Going off of that, it further calls into question: why are Henry and Alex so important? The royal family is not actually in charge of making political decisions. They are largely figureheads of traditional values who go out and play the part. That superficiality helps in the whole theme of facades vs authenticity. 
However, when it comes to the weight of expectations, it is kind of lackluster. Henry is a stand in for the actual Prince Harry, aka the spare. While Harry's latest actions have likely been looked down upon by the royal family in a similar way (choosing privacy, chosen family, etc over royal duties), Harry had his roguish days of being the playboy prince when he was younger. He's the spare, and I do think that Henry's position would make more sense if he were the direct heir. Philip really just exists to make another homophobic, duty bound villain for us to root against. While Henry does have certain expectations, the burden of the crown would be far less. 
The more specific question is: why are Alex and Henry's reputations SO paramount to their respective nations? Compared to Henry, Alex is nothing! He is not an actual member of a royal family or government body. Technically, Henry is fourth in line for the throne after his mother and siblings (excluding any potential children Philip/Beatrice could have one day). So, even though I think his role isn't as important as McQuiston wants it to be, he does have some actual claim to a position of power.
Alex is truly just a nepo baby, and while his actions may reflect negatively on his parents and their reputation as a family, he does not currently hold any real title or have any promised future title. He dreams of running for Congress, but he has no secured destiny that weighs upon him. Him having beef with the prince of England makes him look bad, sure, and whatever excuse can be made about America-Britain relations is all well and good, but ultimately, it makes the actions of two young men who, in the grand scheme of things, don't have that much real power, into a matter of international conflict. 
The trope is cute, but once you kind of grapple with the reality of global politics, it makes their forced proximity, slow burn whatever feel, yet again, comical. The idea that on top of their rivalry, their newfound sex lives would be so catastrophic is very silly. Why are we so concerned with this? The vague villain of monarchical tradition and the all American family values are superficial ways to explain it, but it still just feels like a story about two well off boys being burdened by the expectations of their respective roles, ignoring the reality that they're just NOT that important.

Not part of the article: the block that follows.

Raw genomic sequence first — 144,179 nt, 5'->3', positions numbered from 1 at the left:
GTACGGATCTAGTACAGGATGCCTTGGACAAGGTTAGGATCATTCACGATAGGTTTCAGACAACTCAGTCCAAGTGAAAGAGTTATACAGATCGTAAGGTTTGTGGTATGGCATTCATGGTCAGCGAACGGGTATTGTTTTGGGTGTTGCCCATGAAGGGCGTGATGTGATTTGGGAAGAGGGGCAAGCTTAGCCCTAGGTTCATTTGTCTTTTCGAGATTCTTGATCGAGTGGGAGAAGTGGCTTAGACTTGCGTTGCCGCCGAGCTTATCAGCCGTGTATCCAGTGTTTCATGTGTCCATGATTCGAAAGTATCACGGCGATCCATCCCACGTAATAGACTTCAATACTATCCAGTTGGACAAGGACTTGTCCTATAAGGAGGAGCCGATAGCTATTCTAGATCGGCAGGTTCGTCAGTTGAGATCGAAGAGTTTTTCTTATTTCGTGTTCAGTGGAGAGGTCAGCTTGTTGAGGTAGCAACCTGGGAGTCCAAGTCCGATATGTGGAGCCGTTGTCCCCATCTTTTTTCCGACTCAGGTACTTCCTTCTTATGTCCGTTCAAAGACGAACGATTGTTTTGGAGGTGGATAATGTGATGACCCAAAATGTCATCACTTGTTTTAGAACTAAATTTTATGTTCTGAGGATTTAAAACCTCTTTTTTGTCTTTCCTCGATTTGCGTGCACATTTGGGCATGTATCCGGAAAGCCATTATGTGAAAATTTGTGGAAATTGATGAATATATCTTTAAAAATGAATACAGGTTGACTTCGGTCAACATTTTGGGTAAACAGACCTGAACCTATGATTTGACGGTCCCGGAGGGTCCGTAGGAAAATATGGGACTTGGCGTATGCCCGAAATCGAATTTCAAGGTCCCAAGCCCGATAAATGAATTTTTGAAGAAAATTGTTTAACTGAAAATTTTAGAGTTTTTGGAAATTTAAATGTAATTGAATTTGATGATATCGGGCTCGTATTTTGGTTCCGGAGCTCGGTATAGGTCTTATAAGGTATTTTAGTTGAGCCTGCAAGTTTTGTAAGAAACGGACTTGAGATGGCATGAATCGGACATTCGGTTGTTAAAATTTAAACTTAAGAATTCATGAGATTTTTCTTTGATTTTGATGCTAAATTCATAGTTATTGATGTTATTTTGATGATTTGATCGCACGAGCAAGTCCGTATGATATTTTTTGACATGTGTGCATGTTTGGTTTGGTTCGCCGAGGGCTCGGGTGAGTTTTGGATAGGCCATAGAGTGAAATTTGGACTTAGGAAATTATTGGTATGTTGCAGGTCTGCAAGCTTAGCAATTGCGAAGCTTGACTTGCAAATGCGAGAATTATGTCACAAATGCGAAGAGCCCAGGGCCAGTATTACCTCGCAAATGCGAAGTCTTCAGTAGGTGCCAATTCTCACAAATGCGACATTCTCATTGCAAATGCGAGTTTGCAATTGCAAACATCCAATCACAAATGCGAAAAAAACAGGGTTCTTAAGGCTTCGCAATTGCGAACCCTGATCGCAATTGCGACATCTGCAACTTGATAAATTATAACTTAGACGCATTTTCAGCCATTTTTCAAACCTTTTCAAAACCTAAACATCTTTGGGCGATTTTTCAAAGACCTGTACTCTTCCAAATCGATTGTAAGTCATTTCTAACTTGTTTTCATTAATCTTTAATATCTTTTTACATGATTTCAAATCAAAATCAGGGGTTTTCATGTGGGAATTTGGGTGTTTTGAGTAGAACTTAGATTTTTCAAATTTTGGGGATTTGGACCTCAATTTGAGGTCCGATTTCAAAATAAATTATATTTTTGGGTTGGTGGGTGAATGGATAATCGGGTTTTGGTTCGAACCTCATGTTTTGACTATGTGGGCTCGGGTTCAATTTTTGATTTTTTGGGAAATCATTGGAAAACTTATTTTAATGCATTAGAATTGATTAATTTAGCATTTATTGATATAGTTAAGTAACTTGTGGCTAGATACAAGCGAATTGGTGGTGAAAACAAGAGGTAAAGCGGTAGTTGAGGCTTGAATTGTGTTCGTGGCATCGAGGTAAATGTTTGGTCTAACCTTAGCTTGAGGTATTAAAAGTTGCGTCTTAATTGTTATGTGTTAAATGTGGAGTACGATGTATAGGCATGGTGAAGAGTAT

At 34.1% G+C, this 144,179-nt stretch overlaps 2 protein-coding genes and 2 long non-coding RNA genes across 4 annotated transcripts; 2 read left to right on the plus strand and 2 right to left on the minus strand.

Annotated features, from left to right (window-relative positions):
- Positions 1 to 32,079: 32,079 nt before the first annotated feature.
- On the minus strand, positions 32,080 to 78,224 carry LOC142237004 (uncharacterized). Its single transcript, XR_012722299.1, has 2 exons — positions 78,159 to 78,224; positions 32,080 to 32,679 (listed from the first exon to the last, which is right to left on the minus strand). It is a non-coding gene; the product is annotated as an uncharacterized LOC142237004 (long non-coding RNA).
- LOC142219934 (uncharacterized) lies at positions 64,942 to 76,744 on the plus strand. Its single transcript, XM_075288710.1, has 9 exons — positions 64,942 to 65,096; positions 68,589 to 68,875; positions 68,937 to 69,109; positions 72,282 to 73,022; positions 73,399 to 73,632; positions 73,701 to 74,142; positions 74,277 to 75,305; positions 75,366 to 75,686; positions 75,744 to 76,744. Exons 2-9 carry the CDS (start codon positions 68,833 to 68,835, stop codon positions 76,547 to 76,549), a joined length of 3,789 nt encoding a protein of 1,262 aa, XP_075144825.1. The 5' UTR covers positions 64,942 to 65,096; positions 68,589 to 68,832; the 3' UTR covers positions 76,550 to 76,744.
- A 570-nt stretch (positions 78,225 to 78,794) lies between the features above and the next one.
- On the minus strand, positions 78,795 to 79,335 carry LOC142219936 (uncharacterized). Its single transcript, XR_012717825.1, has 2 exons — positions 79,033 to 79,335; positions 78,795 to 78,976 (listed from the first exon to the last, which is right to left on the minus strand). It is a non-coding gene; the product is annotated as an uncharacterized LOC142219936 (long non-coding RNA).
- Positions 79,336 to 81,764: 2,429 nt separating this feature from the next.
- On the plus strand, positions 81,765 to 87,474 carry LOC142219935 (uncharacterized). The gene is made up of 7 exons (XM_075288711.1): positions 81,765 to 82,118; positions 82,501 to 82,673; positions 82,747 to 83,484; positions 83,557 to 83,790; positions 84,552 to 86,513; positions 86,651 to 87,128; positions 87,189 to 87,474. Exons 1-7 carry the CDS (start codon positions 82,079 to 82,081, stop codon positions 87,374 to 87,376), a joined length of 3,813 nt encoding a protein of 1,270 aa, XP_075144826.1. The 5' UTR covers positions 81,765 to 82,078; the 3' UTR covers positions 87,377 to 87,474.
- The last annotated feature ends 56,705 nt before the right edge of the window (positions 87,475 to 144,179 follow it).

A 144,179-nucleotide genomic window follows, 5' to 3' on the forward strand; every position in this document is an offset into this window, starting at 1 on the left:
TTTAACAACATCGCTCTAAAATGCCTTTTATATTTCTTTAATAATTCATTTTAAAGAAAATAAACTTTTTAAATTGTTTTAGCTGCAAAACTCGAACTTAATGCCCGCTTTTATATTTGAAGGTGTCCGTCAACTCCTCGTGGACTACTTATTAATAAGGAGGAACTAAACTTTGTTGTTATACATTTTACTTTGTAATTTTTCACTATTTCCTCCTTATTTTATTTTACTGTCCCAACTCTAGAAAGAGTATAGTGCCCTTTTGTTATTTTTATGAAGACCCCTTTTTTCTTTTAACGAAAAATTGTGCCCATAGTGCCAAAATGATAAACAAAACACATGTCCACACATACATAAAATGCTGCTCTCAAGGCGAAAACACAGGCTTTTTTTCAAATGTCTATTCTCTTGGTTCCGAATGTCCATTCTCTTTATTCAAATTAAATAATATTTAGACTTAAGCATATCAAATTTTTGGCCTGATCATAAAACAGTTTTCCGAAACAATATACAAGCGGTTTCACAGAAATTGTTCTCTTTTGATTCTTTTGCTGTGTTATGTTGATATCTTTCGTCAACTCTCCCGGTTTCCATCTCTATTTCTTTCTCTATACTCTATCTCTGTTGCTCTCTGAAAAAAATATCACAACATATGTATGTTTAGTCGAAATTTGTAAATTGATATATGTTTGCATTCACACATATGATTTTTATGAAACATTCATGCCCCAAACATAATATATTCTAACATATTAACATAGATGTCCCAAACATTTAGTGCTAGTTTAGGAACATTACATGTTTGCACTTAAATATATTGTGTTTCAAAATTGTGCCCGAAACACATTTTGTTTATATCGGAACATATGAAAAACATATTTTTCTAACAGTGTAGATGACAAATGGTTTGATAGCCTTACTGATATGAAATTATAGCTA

One specific example that I found really annoying was when Alex is describing himself as "Texas's first son" while speaking to the crowd on election night. A) Why is the college graduate son of the president giving a speech? B) Why does being the son of the president make him in any way "Texas's son"? What things has he actually done for Texas other than be born there? and C) How did this go from a story about love being repressed by duty and tradition into some fantasy world about a infamously conservative state flipping blue???
I certainly understand the mentality behind it, and appreciate the idea that redlining and lack of education have made it so that large stretches of land have equal voting power as condensed cities in the South, but time and place!!! Why is Alex now some champion for the state of Texas? He spends so much of the story gallavanting about to see his boyfriend across the globe, working on his mother's campaign (a role he receieved solely because of nepotism), and feeling entitled to a life of politics he hasn't earned. Alex and his squad are a Gen Z marketing strategy, but the superficiality of the royal family at least has the courtesy to go to hospitals and start charities. I hate to give the fictional monarchy props, but literally what single thing has Alex done for America other than wax about Hamilton being bi in a leaked email thread??? That's not politics, that just means you've listened to the Hamilton soundtrack too many times!